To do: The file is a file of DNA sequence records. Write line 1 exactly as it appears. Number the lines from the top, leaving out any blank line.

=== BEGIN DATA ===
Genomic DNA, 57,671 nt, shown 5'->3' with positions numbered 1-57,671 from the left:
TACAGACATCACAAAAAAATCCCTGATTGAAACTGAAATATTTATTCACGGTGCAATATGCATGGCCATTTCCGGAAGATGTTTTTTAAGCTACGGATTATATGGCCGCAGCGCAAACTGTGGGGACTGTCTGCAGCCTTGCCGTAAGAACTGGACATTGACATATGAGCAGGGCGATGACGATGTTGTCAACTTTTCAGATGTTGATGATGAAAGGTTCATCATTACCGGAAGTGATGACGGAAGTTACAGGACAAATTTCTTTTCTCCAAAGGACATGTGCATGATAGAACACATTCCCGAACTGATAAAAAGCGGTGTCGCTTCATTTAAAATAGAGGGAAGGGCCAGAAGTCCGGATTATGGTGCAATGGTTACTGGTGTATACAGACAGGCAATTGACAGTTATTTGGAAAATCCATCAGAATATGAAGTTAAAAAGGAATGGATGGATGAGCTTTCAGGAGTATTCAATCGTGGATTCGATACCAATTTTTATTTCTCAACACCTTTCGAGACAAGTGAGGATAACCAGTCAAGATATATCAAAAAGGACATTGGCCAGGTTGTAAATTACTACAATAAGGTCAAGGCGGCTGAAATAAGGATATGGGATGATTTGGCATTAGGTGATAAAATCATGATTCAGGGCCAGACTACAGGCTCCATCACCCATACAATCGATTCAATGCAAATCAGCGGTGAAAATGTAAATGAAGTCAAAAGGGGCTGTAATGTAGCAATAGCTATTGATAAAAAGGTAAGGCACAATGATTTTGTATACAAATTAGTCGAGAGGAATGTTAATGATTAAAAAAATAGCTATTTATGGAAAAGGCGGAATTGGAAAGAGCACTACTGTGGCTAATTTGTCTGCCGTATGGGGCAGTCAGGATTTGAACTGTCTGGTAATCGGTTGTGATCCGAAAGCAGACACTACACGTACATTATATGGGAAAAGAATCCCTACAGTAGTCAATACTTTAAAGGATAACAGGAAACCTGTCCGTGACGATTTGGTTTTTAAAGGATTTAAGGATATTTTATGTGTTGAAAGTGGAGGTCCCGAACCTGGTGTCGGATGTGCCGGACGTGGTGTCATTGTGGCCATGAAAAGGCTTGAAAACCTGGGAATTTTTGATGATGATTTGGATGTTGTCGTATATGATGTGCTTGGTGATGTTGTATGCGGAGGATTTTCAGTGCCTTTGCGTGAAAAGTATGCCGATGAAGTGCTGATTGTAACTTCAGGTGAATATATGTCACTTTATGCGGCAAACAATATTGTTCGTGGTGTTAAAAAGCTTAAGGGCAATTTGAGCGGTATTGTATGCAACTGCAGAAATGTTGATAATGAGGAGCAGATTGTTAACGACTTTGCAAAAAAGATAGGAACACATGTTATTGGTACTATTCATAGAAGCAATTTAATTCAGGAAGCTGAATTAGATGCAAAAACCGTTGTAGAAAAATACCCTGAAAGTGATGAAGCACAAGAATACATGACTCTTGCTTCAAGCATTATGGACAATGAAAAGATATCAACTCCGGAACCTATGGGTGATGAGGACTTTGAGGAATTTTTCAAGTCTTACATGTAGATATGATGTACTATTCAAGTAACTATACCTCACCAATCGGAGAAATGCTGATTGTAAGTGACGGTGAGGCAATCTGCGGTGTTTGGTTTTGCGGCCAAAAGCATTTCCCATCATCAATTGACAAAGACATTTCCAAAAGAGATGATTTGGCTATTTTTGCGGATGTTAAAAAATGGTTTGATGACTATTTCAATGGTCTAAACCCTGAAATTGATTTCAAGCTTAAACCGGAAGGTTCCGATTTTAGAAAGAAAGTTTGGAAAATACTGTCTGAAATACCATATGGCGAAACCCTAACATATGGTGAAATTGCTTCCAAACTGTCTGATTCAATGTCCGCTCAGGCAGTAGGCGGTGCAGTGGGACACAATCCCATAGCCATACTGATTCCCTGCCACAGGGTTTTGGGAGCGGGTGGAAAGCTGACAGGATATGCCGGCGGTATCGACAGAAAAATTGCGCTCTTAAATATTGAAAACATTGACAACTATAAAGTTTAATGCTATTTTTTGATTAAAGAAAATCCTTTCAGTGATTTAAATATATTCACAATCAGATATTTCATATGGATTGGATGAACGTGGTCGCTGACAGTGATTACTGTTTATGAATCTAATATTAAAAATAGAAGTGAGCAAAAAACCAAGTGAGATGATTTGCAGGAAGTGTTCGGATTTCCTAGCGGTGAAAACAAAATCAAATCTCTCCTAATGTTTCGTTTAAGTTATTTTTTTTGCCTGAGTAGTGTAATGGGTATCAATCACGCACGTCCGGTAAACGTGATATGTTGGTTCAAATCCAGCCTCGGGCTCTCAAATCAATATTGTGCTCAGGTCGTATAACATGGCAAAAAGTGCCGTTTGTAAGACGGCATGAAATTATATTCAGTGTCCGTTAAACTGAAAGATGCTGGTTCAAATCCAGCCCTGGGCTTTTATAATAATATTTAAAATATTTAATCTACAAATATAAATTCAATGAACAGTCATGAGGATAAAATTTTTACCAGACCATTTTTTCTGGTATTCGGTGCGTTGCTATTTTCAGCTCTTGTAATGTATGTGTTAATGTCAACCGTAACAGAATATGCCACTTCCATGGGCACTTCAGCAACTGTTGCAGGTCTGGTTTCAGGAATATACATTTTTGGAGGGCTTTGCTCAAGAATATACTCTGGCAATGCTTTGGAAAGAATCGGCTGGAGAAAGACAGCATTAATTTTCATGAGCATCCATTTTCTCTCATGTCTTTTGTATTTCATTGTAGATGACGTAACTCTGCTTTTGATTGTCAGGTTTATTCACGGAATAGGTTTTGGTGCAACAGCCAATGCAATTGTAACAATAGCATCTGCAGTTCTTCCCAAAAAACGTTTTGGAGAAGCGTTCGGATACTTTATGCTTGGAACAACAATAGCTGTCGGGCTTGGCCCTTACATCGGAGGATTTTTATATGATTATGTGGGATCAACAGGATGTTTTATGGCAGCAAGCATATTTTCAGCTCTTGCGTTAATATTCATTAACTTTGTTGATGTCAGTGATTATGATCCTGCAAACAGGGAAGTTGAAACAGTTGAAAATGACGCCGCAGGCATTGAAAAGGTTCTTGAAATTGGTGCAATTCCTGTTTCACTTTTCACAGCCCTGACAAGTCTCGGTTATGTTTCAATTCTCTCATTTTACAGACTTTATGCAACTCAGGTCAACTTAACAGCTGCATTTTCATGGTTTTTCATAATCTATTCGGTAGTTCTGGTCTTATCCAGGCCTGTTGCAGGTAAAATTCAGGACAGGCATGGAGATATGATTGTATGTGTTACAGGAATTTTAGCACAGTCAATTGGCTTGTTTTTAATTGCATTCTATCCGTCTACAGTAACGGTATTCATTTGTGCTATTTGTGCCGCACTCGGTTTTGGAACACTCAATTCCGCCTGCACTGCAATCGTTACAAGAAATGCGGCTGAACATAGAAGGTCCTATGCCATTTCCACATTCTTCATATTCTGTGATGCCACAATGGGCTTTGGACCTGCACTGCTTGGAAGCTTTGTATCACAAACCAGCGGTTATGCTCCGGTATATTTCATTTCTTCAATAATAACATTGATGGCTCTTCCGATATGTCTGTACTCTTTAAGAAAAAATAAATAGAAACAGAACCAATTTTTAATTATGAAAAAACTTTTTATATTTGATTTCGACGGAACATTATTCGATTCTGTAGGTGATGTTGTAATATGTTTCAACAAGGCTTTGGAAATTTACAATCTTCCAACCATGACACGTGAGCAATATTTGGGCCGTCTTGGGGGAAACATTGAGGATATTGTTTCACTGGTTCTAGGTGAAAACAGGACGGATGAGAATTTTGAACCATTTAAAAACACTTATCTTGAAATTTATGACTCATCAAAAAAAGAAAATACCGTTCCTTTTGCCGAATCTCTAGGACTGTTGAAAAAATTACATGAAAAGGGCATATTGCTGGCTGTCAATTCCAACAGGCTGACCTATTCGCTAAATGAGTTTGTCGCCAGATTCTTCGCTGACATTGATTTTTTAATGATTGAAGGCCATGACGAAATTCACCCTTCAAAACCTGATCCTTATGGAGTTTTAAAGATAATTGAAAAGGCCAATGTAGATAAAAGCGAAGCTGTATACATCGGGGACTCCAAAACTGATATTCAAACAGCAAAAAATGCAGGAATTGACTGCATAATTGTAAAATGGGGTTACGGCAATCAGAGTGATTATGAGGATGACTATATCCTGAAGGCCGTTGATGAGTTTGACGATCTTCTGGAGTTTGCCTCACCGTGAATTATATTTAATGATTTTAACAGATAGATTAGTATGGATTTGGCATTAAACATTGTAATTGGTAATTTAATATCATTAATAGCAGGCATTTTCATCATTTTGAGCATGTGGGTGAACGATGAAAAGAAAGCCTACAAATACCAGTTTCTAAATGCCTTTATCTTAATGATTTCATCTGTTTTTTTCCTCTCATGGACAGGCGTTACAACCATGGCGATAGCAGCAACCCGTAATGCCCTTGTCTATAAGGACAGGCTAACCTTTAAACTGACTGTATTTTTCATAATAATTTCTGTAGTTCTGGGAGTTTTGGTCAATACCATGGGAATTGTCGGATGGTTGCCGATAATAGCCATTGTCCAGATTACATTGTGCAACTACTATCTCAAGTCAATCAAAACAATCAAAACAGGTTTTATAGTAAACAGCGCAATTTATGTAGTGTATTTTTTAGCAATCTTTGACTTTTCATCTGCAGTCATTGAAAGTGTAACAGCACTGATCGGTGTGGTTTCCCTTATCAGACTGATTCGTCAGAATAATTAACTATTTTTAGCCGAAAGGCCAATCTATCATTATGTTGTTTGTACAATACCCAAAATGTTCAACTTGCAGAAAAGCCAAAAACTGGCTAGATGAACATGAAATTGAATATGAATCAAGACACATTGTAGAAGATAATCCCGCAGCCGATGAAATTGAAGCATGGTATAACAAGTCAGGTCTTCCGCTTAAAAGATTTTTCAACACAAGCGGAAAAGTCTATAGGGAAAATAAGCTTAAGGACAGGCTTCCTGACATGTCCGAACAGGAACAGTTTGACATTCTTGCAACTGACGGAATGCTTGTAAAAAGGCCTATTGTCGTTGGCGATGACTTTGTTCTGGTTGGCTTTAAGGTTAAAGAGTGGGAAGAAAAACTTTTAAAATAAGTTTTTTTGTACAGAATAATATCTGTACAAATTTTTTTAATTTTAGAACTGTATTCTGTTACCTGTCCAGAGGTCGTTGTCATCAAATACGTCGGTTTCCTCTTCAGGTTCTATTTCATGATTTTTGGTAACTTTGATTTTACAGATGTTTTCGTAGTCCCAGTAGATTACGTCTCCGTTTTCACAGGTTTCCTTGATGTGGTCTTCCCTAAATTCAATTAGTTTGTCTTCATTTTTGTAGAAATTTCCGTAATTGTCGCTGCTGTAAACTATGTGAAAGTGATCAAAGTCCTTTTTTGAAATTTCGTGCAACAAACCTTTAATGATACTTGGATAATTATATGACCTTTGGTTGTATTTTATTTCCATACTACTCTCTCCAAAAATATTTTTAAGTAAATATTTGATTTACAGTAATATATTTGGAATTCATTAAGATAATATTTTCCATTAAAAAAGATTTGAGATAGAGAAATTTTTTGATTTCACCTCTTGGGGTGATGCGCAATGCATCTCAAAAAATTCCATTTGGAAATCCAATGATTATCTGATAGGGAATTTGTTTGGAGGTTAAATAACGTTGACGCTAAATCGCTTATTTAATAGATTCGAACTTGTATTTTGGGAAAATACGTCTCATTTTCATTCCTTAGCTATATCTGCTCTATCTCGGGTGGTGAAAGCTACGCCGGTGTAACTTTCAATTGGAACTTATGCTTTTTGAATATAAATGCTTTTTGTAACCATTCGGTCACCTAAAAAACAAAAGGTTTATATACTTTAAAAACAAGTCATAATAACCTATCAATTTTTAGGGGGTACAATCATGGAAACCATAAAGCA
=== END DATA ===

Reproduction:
Genomic DNA, 57,671 nt, shown 5'->3' with positions numbered 1-57,671 from the left: